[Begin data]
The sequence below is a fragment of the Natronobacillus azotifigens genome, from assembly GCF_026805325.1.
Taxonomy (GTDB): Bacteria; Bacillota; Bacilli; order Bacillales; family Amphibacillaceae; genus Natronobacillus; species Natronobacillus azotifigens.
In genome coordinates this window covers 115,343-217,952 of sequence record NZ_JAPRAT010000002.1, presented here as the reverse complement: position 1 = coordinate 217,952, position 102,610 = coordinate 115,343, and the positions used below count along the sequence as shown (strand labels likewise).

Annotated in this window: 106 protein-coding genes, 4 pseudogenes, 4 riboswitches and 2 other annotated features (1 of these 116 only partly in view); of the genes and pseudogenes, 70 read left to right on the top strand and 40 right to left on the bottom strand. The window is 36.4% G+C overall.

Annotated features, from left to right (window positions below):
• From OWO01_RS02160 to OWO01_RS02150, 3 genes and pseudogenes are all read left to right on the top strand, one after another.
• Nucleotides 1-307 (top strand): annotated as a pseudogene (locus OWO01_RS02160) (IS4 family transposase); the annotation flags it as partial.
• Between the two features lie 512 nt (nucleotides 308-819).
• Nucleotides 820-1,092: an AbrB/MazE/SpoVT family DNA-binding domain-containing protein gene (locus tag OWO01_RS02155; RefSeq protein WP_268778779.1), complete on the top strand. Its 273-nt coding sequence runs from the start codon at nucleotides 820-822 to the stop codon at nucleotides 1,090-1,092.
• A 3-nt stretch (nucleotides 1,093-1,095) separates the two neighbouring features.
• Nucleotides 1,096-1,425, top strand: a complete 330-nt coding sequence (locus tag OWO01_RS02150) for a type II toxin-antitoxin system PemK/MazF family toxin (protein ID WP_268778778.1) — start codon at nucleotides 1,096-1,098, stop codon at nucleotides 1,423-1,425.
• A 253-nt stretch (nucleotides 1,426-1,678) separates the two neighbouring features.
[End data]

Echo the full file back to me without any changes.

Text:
The sequence below is a fragment of the Natronobacillus azotifigens genome, from assembly GCF_026805325.1.
Taxonomy (GTDB): Bacteria; Bacillota; Bacilli; order Bacillales; family Amphibacillaceae; genus Natronobacillus; species Natronobacillus azotifigens.
In genome coordinates this window covers 115,343-217,952 of sequence record NZ_JAPRAT010000002.1, presented here as the reverse complement: position 1 = coordinate 217,952, position 102,610 = coordinate 115,343, and the positions used below count along the sequence as shown (strand labels likewise).

Annotated in this window: 106 protein-coding genes, 4 pseudogenes, 4 riboswitches and 2 other annotated features (1 of these 116 only partly in view); of the genes and pseudogenes, 70 read left to right on the top strand and 40 right to left on the bottom strand. The window is 36.4% G+C overall.

Annotated features, from left to right (window positions below):
• From OWO01_RS02160 to OWO01_RS02150, 3 genes and pseudogenes are all read left to right on the top strand, one after another.
• Nucleotides 1-307 (top strand): annotated as a pseudogene (locus OWO01_RS02160) (IS4 family transposase); the annotation flags it as partial.
• Between the two features lie 512 nt (nucleotides 308-819).
• Nucleotides 820-1,092: an AbrB/MazE/SpoVT family DNA-binding domain-containing protein gene (locus tag OWO01_RS02155; RefSeq protein WP_268778779.1), complete on the top strand. Its 273-nt coding sequence runs from the start codon at nucleotides 820-822 to the stop codon at nucleotides 1,090-1,092.
• A 3-nt stretch (nucleotides 1,093-1,095) separates the two neighbouring features.
• Nucleotides 1,096-1,425, top strand: a complete 330-nt coding sequence (locus tag OWO01_RS02150) for a type II toxin-antitoxin system PemK/MazF family toxin (protein ID WP_268778778.1) — start codon at nucleotides 1,096-1,098, stop codon at nucleotides 1,423-1,425.
• A 253-nt stretch (nucleotides 1,426-1,678) separates the two neighbouring features.